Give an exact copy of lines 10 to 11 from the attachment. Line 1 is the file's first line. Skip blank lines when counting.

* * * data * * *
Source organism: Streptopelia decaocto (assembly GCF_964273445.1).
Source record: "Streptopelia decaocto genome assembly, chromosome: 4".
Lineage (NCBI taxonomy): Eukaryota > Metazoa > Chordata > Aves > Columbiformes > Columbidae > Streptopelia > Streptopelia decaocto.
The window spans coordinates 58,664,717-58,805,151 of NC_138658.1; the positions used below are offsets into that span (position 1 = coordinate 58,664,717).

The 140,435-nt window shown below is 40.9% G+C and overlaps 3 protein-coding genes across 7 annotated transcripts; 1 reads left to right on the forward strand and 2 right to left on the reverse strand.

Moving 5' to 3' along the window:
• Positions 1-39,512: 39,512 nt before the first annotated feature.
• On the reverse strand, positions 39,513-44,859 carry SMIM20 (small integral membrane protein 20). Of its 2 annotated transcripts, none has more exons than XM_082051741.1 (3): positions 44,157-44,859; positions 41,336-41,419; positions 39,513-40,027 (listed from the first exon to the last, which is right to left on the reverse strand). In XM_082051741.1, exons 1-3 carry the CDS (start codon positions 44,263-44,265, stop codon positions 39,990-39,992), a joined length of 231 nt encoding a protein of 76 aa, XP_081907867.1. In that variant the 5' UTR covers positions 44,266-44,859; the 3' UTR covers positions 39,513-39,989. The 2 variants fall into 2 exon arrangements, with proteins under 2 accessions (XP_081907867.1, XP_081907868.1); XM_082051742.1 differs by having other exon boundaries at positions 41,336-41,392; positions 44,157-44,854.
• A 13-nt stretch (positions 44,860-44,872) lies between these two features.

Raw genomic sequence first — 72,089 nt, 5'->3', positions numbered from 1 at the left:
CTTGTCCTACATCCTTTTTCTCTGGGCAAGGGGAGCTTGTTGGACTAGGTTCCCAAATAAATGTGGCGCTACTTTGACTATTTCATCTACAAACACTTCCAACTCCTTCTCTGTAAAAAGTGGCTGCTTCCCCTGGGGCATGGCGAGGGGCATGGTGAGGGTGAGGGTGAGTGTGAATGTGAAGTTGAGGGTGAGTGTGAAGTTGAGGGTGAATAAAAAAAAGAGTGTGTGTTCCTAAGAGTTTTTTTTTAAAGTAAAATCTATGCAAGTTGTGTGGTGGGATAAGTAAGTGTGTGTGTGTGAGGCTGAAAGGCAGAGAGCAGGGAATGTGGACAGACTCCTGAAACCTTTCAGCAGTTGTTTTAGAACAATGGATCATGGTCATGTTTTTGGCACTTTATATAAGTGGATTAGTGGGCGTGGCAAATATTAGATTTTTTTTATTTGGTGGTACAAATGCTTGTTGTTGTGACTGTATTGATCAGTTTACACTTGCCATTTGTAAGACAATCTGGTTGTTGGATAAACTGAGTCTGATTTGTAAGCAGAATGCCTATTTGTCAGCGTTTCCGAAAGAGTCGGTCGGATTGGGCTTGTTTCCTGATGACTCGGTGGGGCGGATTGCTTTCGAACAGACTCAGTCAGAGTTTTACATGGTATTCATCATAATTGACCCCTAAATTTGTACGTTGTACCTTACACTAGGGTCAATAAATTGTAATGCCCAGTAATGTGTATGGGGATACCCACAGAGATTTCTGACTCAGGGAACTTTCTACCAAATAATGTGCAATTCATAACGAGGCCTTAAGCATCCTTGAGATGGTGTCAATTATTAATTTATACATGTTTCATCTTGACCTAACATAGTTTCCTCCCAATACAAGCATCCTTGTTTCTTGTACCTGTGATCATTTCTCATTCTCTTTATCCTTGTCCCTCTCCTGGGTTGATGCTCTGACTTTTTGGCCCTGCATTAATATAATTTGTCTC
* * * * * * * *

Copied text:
Raw genomic sequence first — 72,089 nt, 5'->3', positions numbered from 1 at the left:
CTTGTCCTACATCCTTTTTCTCTGGGCAAGGGGAGCTTGTTGGACTAGGTTCCCAAATAAATGTGGCGCTACTTTGACTATTTCATCTACAAACACTTCCAACTCCTTCTCTGTAAAAAGTGGCTGCTTCCCCTGGGGCATGGCGAGGGGCATGGTGAGGGTGAGGGTGAGTGTGAATGTGAAGTTGAGGGTGAGTGTGAAGTTGAGGGTGAATAAAAAAAAGAGTGTGTGTTCCTAAGAGTTTTTTTTTAAAGTAAAATCTATGCAAGTTGTGTGGTGGGATAAGTAAGTGTGTGTGTGTGAGGCTGAAAGGCAGAGAGCAGGGAATGTGGACAGACTCCTGAAACCTTTCAGCAGTTGTTTTAGAACAATGGATCATGGTCATGTTTTTGGCACTTTATATAAGTGGATTAGTGGGCGTGGCAAATATTAGATTTTTTTTATTTGGTGGTACAAATGCTTGTTGTTGTGACTGTATTGATCAGTTTACACTTGCCATTTGTAAGACAATCTGGTTGTTGGATAAACTGAGTCTGATTTGTAAGCAGAATGCCTATTTGTCAGCGTTTCCGAAAGAGTCGGTCGGATTGGGCTTGTTTCCTGATGACTCGGTGGGGCGGATTGCTTTCGAACAGACTCAGTCAGAGTTTTACATGGTATTCATCATAATTGACCCCTAAATTTGTACGTTGTACCTTACACTAGGGTCAATAAATTGTAATGCCCAGTAATGTGTATGGGGATACCCACAGAGATTTCTGACTCAGGGAACTTTCTACCAAATAATGTGCAATTCATAACGAGGCCTTAAGCATCCTTGAGATGGTGTCAATTATTAATTTATACATGTTTCATCTTGACCTAACATAGTTTCCTCCCAATACAAGCATCCTTGTTTCTTGTACCTGTGATCATTTCTCATTCTCTTTATCCTTGTCCCTCTCCTGGGTTGATGCTCTGACTTTTTGGCCCTGCATTAATATAATTTGTCTC